SUBOXONE is a powerful prescription medication used to treat heroin dependence. Suboxone is referred to as a dual-drug, because it has two separate medications, buprenorphine and naloxone, mixed together into one medicine. SUBOXONE attaches itself to the same opioid receptors that heroin attaches to, thus producing normalizing effects, but without intoxicating the patient.
How does Suboxone work?
SUBOXONE activates opioid receptors in the brain and spinal cord just like heroin does, but with significantly less drug effects. In other words, SUBOXONE suppresses heroin withdrawal but without getting the addict high. Consequently, SUBOXONE has lead to very little misuse and very few overdoses.
The purpose of Suboxone therapy is to help men and women get off heroin, i.e. stop using heroin by transitioning the user from a condition of physical dependence to a heroin-free state. The goals of maintenance are to prevent the emergence of heroin withdrawal symptoms, suppress the patient’s cravings for heroin, shorten the timeline of heroin withdrawal and greatly lessen the drug effects of self-administered heroin in patients who episodically use heroin.
Suboxone detoxification program
Using Suboxone for heroin detoxification consists of an induction phase (first dose) and a dose-reduction phase (taper). The goal of induction is to safely suppress opiate withdrawal as rapidly as possible. Generally, during the dose-reduction phase, the more gradual the reduction, the better the outcome.
Strategies for getting off heroin with Suboxone
Fixed Dosing Schedule:
10-day Suboxone detox regimen
7-day Suboxone detox regimen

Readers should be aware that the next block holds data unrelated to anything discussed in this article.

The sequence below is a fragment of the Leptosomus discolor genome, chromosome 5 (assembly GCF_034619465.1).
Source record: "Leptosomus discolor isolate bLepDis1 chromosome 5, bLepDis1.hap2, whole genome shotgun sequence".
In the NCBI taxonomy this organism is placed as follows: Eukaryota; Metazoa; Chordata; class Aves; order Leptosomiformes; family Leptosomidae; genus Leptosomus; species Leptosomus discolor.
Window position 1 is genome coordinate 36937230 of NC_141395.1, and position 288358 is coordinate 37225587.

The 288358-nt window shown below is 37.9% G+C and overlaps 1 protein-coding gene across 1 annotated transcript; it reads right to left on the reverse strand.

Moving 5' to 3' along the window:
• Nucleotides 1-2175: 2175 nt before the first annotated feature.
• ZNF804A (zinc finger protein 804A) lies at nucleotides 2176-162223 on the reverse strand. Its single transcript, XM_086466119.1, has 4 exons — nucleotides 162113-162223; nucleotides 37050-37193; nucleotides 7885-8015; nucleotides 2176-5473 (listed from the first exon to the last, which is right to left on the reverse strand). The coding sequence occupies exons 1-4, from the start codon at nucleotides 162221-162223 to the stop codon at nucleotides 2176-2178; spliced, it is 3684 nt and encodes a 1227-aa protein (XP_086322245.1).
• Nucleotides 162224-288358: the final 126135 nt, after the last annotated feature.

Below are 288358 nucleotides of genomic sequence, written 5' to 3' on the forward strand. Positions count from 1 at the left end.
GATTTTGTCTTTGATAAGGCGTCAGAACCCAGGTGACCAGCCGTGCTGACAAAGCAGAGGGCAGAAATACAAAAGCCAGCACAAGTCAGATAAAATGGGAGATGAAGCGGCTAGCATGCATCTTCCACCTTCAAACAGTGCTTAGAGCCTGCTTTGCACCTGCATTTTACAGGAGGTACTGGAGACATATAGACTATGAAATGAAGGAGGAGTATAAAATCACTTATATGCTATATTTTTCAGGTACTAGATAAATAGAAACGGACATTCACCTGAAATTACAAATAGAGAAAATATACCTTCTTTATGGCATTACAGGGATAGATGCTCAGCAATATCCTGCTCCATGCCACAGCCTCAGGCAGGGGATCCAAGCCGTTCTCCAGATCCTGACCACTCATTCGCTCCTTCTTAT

3-day Suboxone detox regimen
|Day||10-Day Detox||7-Day Detox||3-Day Detox|
|Day – 1||8mg||8mg||12mg|
|Day – 2||6mg||6mg||8mg|
|Day – 3||4mg||4mg||8mg|
|Day – 4||4mg||4mg|
|Day – 5||4mg||2mg|
|Day – 6||2mg||2mg|
|Day – 7||2mg||0mg|
|Day – 8||2mg|
|Day – 9||2mg|
|Day – 10||0mg|
Flexible dosing schedule:
7-day Suboxone detox guide
|Day||Recommended Buprenorphine Dose||Total Daily Dose|
|Day – 1||4 mg at onset, and additional 2 to 4 mg evening dose prn||4 to 8 mg|
|Day – 2||4 mg morning, additional 2 to 4 mg evening dose prn||4 to 8 mg|
|Day – 3||4 mg morning, with additional 2 mg evening dose prn||4 to 6 mg|
|Day – 4||2mg morning, 2 mg evening prn||0 to 4 mg|
|Day – 5||2 mg prn||0 to 2 mg|
|Day – 6||No dose|
|Day – 7||No dose|
Post heroin-detox treatment
In order to facilitate effective after-detox treatment, patients should be encouraged to consider further treatment services to help them sustain abstinence. Having attained complete abstinence, treatment options should be discussed, including the possibility for ongoing counseling, self-help groups, drug rehab, pharmacoptherapy treatment and others.
SUBOXONE risks include but are not limited to opioid dependency, hyperalgesia (increased sensitivity to pain) and respiratory failure (overdose). In contrast to full-agonist opioids, SUBOXONE overdose (by itself) does not appear to cause lethal respiratory failure in healthy individuals. There have been case reports of deaths apparently associated with injections of buprenorphine, which is SUBOXONE’s primary active ingredient, combined with benzodiazepines and/or other central nervous system (CNS) depressants.
Suboxone health complications
The primary health complications of SUBOXONE are similar to other opioid agonists (e.g., nausea, vomiting, constipation), but the intensity of these side effects may be less than that produced by full agonist opioids.
There is a small minority of drug users who will abuse just about any medication, but heroin addicts typically switch back to heroin as opposed to abusing SUBOXONE because SUBOXONE intoxication is much less and because it blocks heroin and other opioids for days.
Get more Suboxone information?
- Go to the Suboxone manufacturer webpage (www.suboxone.com)
A Treatment Improvement Protocol TIP 40
Treatment Improvement Protocols (TIPs) are best-practice guidelines for the treatment of substance use disorders, provided as a service of the Substance Abuse and Mental Health Services Administration’s Center for Substance Abuse Treatment (CSAT).
The approach and attitude of the physician during patient evaluation are of paramount importance. Patients are often hesitant or reluctant to disclose their drug use. Patients who are drug addicted report feeling discomfit, shame, fear, distrust, hopelessness, and the desire to continue using drugs as common reasons they do not discuss drug addiction openly with their doctors.